A Baltimore company is expanding into the Philadelphia area, using robots to supply medications to nursing homes and long-term care facilities.
And it all starts with giant bottles of pills.
"Instead of buying 60-count bottles, we're buying 1,000-count bottles," explained Kitu Patel, a process engineer at Remedi SeniorCare Pharmacies, which just opened a brand-new facility in Phoenixville.
Those pills are packaged in individual "blister packs" by one machine, and then loaded in bulk into the main attraction: a $1.3 million robot the size of a shipping container — with spinning 'fingers' inside that pick and pack customized orders of daily meds.
"What this actually represents is one patient, one med pass time," said Patel. "This is what patient 'Abbie Doe' is taking at eight in the morning."
"The accuracy is something that you can't really accomplish with just a normal human," said Patel.
Remedi is where nursing homes outsource their pharmacy work. There are no patients here. Company officials say the company's robot, called Paxit, is stocked with multiple checkpoints along the way, with automated systems far more reliable than humans in ensuring accuracy.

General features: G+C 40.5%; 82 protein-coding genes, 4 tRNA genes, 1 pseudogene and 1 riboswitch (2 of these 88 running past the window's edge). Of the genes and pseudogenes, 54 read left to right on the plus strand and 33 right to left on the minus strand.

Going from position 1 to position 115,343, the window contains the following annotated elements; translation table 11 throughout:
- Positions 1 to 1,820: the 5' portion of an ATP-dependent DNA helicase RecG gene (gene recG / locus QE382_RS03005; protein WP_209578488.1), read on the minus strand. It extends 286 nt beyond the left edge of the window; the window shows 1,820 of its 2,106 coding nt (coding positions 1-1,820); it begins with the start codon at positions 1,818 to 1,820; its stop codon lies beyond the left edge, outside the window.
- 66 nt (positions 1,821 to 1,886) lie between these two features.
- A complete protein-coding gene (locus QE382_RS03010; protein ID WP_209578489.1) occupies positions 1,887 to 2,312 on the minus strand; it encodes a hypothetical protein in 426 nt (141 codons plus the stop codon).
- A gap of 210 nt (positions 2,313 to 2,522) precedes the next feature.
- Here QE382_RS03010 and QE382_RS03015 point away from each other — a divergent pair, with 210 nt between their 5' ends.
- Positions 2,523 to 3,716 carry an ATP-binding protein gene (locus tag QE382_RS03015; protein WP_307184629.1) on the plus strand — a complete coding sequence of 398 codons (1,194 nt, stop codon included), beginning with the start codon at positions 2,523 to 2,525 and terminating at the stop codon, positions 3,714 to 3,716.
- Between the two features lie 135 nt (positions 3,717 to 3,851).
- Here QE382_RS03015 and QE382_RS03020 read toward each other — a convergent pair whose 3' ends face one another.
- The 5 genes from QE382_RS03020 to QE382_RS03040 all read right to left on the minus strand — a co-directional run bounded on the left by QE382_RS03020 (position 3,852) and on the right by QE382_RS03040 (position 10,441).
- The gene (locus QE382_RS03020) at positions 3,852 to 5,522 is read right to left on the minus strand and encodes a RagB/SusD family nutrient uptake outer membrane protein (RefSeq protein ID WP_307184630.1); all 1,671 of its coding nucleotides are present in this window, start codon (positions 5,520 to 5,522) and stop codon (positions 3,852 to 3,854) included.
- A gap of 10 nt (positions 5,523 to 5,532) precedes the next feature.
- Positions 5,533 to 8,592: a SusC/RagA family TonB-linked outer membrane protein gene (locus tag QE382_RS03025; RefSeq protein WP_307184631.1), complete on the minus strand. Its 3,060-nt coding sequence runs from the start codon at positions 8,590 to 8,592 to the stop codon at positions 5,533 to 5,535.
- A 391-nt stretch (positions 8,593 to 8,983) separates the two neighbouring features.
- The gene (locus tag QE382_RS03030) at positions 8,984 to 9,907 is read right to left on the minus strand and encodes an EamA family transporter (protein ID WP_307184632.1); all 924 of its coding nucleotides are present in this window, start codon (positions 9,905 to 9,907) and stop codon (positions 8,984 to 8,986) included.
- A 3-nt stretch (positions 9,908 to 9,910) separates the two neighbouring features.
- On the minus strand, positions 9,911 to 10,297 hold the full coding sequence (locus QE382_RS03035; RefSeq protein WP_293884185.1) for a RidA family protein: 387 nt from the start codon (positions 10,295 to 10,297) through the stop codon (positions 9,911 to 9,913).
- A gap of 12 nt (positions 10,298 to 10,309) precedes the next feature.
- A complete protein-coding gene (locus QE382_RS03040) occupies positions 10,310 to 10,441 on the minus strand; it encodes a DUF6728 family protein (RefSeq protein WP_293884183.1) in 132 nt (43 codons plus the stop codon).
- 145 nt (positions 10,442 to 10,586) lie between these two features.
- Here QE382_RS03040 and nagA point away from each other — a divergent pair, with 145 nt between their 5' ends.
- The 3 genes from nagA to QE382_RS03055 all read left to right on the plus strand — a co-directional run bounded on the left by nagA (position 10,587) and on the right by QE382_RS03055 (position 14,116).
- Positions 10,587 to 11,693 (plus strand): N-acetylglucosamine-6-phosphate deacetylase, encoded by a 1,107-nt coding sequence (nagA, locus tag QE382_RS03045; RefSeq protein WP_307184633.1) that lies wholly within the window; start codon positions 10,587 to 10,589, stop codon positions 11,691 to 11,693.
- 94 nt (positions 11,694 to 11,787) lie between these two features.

"So it's much, much safer, much more efficient and much more effective than traditional approaches," said Remedi SeniorCare CEO Michael Bronfein.
"Fundamentally, what we're doing is industrializing the fulfillment process for medications," Bronfein said. "We're removing labor, error and waste."
Remedi now has four locations and is growing. It rolled out its first version of Paxit in 2009.
John Norton, spokesman for the National Community Pharmacists Association, says robots are becoming much more prevalent in institutional pharmacies.
Automation, he says, means pharmacists and nurses should have more time for patients.
"From our vantage point, anything that creates greater efficiency and allows us to actually practice our medication expert skills is a good thing," Norton said.
The Remedi SeniorCare facility in Phoenixville now serves a few hundred patients, but plans to reach 20,000 within five years, according to Bronfein.